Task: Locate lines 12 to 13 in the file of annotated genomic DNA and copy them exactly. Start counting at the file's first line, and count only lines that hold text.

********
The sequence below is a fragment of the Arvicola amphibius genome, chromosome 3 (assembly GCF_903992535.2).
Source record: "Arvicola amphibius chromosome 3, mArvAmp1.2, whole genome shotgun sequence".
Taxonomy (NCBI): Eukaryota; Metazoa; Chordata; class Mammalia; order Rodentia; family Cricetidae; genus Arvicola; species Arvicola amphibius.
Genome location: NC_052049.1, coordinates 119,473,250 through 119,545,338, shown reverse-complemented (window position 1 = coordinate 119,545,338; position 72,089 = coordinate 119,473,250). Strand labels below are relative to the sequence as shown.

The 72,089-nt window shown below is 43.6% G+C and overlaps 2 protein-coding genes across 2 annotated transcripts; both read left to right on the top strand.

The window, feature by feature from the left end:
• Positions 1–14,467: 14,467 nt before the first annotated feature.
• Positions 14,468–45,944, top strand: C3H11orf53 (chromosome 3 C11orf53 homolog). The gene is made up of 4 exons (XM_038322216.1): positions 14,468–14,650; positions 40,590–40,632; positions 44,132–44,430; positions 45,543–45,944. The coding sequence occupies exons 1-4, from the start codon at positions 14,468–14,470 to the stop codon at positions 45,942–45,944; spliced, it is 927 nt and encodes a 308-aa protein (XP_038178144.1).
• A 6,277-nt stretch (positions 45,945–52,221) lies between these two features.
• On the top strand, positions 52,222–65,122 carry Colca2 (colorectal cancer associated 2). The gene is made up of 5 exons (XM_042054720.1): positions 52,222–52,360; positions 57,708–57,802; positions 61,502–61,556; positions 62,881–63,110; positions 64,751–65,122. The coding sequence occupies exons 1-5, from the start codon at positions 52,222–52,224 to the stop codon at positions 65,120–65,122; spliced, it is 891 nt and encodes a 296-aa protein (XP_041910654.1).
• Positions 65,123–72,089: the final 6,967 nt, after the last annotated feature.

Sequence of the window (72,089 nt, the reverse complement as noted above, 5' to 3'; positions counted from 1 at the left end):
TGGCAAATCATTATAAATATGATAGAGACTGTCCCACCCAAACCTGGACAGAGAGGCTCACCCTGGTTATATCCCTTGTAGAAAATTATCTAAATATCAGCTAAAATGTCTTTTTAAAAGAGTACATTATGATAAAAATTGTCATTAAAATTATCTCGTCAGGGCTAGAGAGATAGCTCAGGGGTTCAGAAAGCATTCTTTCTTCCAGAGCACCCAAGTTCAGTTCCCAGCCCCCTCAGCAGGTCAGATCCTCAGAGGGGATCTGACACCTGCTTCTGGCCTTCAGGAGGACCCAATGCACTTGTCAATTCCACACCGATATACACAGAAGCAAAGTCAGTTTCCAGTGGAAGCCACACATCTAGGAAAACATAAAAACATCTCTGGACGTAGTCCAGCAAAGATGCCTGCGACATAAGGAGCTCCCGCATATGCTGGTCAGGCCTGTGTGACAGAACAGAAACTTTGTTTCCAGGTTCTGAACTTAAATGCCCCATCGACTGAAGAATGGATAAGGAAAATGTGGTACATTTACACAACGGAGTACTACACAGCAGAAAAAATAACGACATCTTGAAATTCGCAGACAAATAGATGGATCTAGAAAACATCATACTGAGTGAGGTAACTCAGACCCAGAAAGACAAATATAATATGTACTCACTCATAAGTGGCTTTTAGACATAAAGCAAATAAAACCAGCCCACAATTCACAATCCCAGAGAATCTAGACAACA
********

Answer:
Sequence of the window (72,089 nt, the reverse complement as noted above, 5' to 3'; positions counted from 1 at the left end):
TGGCAAATCATTATAAATATGATAGAGACTGTCCCACCCAAACCTGGACAGAGAGGCTCACCCTGGTTATATCCCTTGTAGAAAATTATCTAAATATCAGCTAAAATGTCTTTTTAAAAGAGTACATTATGATAAAAATTGTCATTAAAATTATCTCGTCAGGGCTAGAGAGATAGCTCAGGGGTTCAGAAAGCATTCTTTCTTCCAGAGCACCCAAGTTCAGTTCCCAGCCCCCTCAGCAGGTCAGATCCTCAGAGGGGATCTGACACCTGCTTCTGGCCTTCAGGAGGACCCAATGCACTTGTCAATTCCACACCGATATACACAGAAGCAAAGTCAGTTTCCAGTGGAAGCCACACATCTAGGAAAACATAAAAACATCTCTGGACGTAGTCCAGCAAAGATGCCTGCGACATAAGGAGCTCCCGCATATGCTGGTCAGGCCTGTGTGACAGAACAGAAACTTTGTTTCCAGGTTCTGAACTTAAATGCCCCATCGACTGAAGAATGGATAAGGAAAATGTGGTACATTTACACAACGGAGTACTACACAGCAGAAAAAATAACGACATCTTGAAATTCGCAGACAAATAGATGGATCTAGAAAACATCATACTGAGTGAGGTAACTCAGACCCAGAAAGACAAATATAATATGTACTCACTCATAAGTGGCTTTTAGACATAAAGCAAATAAAACCAGCCCACAATTCACAATCCCAGAGAATCTAGACAACA